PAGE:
I thought I’d share some thoughts about musical pattern, proportion, and structure in light of the hot topic of alleged music plagiarism that seems to be prevalent nowadays, most recently the case filed against Led Zeppelin and the opening bars of the hit “Stairway to Heaven.”
I had the privilege of conducting the Arizona All-State Band last month. The experience was extraordinary. One hundred students from schools throughout the state participated after going through several steps to qualify.
I recently attended the final concert performed by the 2015 Arizona Musicfest Orchestra in Scottsdale, Arizona. One of the works on the concert—the Glagolitic Mass by Leos Janáček—was of particular interest to me. Janáček’s music is deeply influenced and inspired by Moravian and other Slavic folk music.
As I moved from room to room among the hundreds of music teachers at a recent Music Educators Conference in Arizona, I thought about the tremendous passion and commitment that brought all of these people to this profession—teaching music for a living.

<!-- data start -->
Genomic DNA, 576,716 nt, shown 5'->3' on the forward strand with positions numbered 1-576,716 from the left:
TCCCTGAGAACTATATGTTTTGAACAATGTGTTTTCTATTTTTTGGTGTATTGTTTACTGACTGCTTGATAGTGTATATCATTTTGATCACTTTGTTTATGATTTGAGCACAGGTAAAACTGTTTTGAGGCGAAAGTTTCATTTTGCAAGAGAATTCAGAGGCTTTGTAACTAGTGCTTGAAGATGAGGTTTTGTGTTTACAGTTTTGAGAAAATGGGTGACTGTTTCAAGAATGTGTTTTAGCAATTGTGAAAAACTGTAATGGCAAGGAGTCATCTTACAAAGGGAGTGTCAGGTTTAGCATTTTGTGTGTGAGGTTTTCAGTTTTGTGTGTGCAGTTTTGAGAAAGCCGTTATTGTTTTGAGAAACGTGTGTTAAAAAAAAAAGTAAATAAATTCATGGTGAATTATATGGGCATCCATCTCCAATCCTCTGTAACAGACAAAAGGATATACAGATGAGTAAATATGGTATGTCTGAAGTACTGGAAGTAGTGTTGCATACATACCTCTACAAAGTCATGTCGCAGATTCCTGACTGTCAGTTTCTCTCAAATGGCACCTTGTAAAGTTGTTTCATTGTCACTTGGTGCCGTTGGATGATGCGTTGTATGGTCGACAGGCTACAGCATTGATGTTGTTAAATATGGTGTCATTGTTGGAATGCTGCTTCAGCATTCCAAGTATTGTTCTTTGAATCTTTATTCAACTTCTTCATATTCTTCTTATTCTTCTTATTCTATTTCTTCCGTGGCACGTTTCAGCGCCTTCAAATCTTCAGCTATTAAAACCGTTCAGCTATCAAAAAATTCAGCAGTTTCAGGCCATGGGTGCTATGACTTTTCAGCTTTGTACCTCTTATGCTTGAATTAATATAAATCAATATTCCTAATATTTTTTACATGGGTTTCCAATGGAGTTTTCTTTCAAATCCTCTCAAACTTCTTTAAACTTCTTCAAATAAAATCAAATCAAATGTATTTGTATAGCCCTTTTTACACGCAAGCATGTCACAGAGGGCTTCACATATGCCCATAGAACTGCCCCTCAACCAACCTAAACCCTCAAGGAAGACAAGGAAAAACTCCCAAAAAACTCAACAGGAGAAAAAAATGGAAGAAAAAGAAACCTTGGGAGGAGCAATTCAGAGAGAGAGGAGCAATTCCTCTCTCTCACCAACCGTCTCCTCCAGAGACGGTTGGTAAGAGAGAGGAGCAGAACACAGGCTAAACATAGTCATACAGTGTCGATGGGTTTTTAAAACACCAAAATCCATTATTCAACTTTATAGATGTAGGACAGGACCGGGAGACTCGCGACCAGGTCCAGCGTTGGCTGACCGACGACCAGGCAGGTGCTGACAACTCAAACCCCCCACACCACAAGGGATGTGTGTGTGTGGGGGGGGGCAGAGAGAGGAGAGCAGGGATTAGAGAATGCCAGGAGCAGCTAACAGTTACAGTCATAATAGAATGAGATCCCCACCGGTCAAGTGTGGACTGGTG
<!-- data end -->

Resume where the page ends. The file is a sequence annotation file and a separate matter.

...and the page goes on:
The holidays tend to bring out the kid in all of us, and what better way to recount and experience that spirit and joy than a performance of Mary Poppins.
Music is more than just something to listen to or something to play; whether we realize it or not, it’s an important part of what moves us during the holidays.
There are many who wonder what really happens in a music classroom. What can be gained from this time spent when there is so much else to learn to create a successful life?
Musicians, painters, dancers, sculptors, and actors know that the artistic process requires you to keep at it—to constantly create and maintain momentum.
An artist’s interpretation—representation of a thought, a scene, an event, or an object—might be in the form of sound, video, painting, drama, dance, or sculpture.
As I listened to a recent performance of Antonio Vivaldi’s The Four Seasons, I realized the significance of what the composer accomplished and the awareness that allowed him to create such a work.